Glutamate receptor desensitization is mediated by changes in quaternary structure of the ligand binding domain.

Journal Article (Journal Article)

Glutamate receptor ion channels are membrane proteins that mediate excitatory synaptic transmission in the central nervous system of vertebrates. Insight into molecular mechanisms underlying glutamate receptor gating is limited by lack of structural information for receptors trapped in different conformational states. Here, we report the use of single-particle cryoelectron tomography to determine the structures, at ∼21 Å resolution, of full-length GluK2 kainate receptors trapped in antagonist-bound resting and agonist-bound desensitized states. The resting state, stabilized by the competitive antagonist LY466195, closely resembles the crystal structure of the AMPA receptor GluA2, with well-resolved proximal and distal subunits exhibiting cross-over between the twofold symmetric amino terminal domain and a twofold symmetric ligand binding domain (LBD) dimer of dimers assembly. In the desensitized state, the LBD undergoes a major rearrangement, resulting in a separation of the four subunits by ∼25 Å. However, the amino terminal domain, transmembrane, and cytoplasmic regions of the receptor have similar conformations in the resting and desensitized states. The LBD rearrangement was not anticipated in prior models based on crystal structures for soluble LBD dimer assemblies, and we speculate that subunit separation allows a better match to the fourfold symmetric ion channel domain. From fits of the amino terminal domain and LBD domains into the density map of the desensitized state we have derived a structural model for differences in quaternary conformation between the resting and desensitized states.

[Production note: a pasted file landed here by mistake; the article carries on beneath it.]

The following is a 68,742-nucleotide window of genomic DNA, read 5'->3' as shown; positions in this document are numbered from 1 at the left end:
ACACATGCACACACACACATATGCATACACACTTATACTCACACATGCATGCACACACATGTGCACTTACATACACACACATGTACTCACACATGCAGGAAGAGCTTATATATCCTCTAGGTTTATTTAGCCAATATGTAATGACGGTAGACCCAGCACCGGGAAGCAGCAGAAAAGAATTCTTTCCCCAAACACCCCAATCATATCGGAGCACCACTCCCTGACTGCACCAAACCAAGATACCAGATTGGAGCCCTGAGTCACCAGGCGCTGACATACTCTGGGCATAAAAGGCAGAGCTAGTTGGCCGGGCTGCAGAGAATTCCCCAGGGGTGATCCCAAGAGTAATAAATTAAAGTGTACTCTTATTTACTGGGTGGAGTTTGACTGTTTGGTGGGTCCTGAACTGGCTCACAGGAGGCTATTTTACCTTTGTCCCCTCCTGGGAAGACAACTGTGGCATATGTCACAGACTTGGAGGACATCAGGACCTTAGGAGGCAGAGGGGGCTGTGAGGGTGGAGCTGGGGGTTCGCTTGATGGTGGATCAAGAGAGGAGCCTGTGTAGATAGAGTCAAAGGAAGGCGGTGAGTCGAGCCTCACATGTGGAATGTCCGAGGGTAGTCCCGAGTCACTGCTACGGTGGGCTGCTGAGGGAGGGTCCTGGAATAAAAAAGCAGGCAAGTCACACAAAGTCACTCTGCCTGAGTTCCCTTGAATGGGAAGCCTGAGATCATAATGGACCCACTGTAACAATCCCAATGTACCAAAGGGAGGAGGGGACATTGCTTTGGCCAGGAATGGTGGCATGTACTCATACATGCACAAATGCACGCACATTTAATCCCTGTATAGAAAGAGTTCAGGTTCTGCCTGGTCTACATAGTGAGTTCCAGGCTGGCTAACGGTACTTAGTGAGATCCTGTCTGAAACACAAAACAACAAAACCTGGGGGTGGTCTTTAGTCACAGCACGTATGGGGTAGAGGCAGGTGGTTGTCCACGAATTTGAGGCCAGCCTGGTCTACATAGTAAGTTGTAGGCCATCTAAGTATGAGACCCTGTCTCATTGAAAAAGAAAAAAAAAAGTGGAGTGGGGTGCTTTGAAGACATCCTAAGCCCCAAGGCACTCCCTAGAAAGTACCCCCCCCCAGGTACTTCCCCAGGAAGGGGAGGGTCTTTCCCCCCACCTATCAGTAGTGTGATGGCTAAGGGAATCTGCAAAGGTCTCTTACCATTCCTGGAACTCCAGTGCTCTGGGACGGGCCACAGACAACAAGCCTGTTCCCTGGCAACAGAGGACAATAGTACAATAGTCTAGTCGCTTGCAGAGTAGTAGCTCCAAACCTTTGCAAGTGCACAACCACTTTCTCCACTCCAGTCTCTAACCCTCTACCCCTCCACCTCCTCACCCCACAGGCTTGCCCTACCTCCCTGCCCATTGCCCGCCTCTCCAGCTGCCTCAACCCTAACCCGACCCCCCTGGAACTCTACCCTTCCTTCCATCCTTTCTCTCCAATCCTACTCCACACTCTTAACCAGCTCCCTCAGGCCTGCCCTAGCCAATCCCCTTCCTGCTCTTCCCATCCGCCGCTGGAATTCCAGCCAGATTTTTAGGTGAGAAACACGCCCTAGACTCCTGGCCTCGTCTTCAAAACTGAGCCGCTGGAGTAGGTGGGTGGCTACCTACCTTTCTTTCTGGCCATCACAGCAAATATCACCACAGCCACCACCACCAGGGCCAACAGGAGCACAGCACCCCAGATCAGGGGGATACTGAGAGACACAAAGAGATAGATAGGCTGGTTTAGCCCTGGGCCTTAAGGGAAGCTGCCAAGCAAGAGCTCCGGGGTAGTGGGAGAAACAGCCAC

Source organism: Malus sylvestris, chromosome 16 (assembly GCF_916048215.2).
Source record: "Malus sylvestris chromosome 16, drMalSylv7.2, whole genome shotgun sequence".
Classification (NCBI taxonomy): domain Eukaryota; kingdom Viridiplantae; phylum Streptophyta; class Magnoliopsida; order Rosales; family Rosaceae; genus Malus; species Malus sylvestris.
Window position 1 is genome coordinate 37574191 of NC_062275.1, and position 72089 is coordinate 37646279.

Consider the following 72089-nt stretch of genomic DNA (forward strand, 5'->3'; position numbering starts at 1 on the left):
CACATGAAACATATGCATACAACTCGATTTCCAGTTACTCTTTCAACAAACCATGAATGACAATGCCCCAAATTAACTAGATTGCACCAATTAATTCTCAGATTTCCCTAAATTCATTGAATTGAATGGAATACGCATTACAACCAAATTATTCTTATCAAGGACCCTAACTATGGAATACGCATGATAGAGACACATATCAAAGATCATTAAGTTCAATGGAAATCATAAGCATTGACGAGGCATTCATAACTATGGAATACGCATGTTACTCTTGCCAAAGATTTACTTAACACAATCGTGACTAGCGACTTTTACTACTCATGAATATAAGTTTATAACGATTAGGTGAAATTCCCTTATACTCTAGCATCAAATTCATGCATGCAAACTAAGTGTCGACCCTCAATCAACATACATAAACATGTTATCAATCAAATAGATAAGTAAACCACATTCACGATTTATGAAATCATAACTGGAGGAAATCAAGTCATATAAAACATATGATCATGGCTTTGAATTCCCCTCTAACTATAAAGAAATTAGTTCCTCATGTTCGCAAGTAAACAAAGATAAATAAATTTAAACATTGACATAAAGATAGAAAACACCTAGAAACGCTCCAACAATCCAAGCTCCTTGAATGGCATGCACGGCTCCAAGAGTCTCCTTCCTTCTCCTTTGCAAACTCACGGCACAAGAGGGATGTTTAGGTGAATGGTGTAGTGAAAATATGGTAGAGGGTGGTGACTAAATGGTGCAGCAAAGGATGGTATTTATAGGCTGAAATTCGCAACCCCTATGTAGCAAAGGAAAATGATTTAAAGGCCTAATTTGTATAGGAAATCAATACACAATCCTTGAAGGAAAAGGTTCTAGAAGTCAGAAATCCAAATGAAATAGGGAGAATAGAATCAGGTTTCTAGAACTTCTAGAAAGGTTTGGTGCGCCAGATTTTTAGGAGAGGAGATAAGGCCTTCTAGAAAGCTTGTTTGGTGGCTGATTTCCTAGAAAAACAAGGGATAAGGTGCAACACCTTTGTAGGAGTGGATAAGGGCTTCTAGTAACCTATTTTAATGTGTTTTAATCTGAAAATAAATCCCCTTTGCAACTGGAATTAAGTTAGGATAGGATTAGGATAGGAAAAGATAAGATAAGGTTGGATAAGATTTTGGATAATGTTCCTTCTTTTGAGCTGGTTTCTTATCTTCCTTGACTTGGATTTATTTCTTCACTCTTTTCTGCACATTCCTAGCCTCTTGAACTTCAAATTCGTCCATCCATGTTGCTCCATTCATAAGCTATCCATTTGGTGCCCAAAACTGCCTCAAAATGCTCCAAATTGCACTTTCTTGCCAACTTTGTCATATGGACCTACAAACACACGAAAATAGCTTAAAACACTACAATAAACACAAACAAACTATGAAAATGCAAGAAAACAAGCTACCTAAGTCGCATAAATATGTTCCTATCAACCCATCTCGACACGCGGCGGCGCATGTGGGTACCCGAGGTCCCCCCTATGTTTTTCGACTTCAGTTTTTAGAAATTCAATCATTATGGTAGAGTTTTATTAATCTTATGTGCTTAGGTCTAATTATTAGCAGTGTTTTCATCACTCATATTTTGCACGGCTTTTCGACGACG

Full Text

Duke Authors

Cited Authors

  • Schauder, DM; Kuybeda, O; Zhang, J; Klymko, K; Bartesaghi, A; Borgnia, MJ; Mayer, ML; Subramaniam, S

Published Date

  • April 9, 2013

Published In

Volume / Issue

  • 110 / 15

Start / End Page

  • 5921 - 5926

PubMed ID

  • 23530186

Pubmed Central ID

  • PMC3625259

Electronic International Standard Serial Number (EISSN)

  • 1091-6490

Digital Object Identifier (DOI)

  • 10.1073/pnas.1217549110


  • eng

Conference Location

  • United States